An Entrance of Note

January 23, 2000|By Arthur Hirsch

Yuri Temirkanov steps into the stage door at Joseph Meyerhoff Symphony Hall wearing a long black coat and the facial expression of a man alert to possibilities, vaguely amused by life in general, the moment in particular. It's just before 7:30 on a night of beginnings as Baltimore welcomes the new conductor of its symphony orchestra, laying before the Russian's feet a homey carpet of fresh snow.

Temirkanov, a slim 61-year-old, strides into his dressing room, alternately suiting up and receiving visitors: Baltimore Symphony Orchestra board chairman Calman J. Zamoiski Jr., Mayor Martin O'Malley. Via e-mail from Switzerland, good wishes from former BSO conductor David Zinman.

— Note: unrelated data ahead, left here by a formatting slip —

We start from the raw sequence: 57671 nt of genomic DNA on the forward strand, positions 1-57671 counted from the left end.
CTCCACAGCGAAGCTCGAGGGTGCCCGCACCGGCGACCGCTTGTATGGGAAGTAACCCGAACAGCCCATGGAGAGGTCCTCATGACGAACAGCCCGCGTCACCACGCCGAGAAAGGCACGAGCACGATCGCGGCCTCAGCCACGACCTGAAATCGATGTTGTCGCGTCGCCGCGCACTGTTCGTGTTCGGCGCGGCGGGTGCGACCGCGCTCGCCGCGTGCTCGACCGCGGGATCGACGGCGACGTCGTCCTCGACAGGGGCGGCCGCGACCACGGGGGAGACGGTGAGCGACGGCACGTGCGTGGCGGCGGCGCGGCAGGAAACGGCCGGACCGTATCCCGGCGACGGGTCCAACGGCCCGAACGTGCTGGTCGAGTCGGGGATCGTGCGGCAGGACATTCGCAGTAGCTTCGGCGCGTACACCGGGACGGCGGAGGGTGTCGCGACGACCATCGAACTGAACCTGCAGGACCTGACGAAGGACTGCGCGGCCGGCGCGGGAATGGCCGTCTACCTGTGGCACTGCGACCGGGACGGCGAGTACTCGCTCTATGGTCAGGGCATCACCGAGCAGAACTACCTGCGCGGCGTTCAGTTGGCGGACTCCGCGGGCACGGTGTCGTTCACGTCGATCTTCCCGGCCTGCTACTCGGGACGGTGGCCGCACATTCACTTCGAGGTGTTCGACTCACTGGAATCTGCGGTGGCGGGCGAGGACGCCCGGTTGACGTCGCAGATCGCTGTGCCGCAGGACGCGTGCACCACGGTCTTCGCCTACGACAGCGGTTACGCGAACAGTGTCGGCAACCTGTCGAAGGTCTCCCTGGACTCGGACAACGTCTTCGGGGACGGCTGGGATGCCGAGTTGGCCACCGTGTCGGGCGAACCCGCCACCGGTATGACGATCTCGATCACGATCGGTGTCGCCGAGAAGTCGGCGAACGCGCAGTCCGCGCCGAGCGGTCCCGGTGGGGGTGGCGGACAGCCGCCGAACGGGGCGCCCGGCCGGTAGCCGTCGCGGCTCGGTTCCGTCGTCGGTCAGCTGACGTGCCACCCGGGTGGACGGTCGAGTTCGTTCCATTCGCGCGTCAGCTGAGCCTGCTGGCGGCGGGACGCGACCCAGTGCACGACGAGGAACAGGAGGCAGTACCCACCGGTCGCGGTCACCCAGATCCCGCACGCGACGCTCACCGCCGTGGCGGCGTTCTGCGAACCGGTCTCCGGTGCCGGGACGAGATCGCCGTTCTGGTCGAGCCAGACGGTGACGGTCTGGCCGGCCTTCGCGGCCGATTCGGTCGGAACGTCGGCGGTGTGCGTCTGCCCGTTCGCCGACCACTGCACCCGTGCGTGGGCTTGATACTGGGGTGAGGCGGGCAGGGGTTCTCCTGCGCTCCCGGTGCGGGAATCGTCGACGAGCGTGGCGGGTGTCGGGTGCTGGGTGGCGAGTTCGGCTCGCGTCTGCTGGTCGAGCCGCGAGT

Principal cellist Mihaly Virizlay shows up with urgent business, a question about the score of tonight's piece, Gustav Mahler's Symphony No. 2 in C Minor: Is this note in a passage in the first movement played as a 16th or 32nd?

"This appears not the same, but is," explains Temirkanov. "Ta-de-da-da-da ..."

"Ba-de-da-da-da ..." Virizlay responds.

OK, got it.

At 8 p.m. personnel manager Kevin D. Ladd's voice sounds over the intercom: "Onstage in 5 minutes."

Temirkanov takes the stage first to receive a proclamation naming him an honorary Baltimore citizen. Then, at 8:14, he steps into the applause again to begin the program, ushering in the 83-year-old orchestra's new day.

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